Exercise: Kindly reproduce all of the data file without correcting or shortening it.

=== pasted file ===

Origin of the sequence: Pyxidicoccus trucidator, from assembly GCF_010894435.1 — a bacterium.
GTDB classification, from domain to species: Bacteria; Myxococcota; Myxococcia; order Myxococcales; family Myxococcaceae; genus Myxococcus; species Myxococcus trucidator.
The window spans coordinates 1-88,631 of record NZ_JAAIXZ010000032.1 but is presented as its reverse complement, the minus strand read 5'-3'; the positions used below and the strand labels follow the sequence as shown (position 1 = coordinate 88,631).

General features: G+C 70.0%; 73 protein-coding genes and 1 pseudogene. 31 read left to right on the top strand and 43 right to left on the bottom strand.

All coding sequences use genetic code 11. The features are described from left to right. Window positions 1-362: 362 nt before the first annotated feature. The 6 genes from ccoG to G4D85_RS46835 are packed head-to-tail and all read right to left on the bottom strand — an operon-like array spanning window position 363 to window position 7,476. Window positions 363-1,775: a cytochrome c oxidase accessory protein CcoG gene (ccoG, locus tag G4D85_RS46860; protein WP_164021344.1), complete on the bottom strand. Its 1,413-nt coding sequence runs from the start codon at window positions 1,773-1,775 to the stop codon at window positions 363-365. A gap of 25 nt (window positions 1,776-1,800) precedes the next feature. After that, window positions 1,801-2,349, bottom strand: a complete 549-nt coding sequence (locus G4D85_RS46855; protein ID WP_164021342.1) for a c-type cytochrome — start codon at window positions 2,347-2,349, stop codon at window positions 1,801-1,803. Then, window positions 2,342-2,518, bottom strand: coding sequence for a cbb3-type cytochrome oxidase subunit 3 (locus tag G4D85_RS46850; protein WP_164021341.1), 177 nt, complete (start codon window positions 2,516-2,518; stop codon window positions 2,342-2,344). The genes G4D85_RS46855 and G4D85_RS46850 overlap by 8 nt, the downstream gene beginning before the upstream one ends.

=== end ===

Origin of the sequence: Pyxidicoccus trucidator, from assembly GCF_010894435.1 — a bacterium.
GTDB classification, from domain to species: Bacteria; Myxococcota; Myxococcia; order Myxococcales; family Myxococcaceae; genus Myxococcus; species Myxococcus trucidator.
The window spans coordinates 1-88,631 of record NZ_JAAIXZ010000032.1 but is presented as its reverse complement, the minus strand read 5'-3'; the positions used below and the strand labels follow the sequence as shown (position 1 = coordinate 88,631).

General features: G+C 70.0%; 73 protein-coding genes and 1 pseudogene. 31 read left to right on the top strand and 43 right to left on the bottom strand.

All coding sequences use genetic code 11. The features are described from left to right. Window positions 1-362: 362 nt before the first annotated feature. The 6 genes from ccoG to G4D85_RS46835 are packed head-to-tail and all read right to left on the bottom strand — an operon-like array spanning window position 363 to window position 7,476. Window positions 363-1,775: a cytochrome c oxidase accessory protein CcoG gene (ccoG, locus tag G4D85_RS46860; protein WP_164021344.1), complete on the bottom strand. Its 1,413-nt coding sequence runs from the start codon at window positions 1,773-1,775 to the stop codon at window positions 363-365. A gap of 25 nt (window positions 1,776-1,800) precedes the next feature. After that, window positions 1,801-2,349, bottom strand: a complete 549-nt coding sequence (locus G4D85_RS46855; protein ID WP_164021342.1) for a c-type cytochrome — start codon at window positions 2,347-2,349, stop codon at window positions 1,801-1,803. Then, window positions 2,342-2,518, bottom strand: coding sequence for a cbb3-type cytochrome oxidase subunit 3 (locus tag G4D85_RS46850; protein WP_164021341.1), 177 nt, complete (start codon window positions 2,516-2,518; stop codon window positions 2,342-2,344). The genes G4D85_RS46855 and G4D85_RS46850 overlap by 8 nt, the downstream gene beginning before the upstream one ends.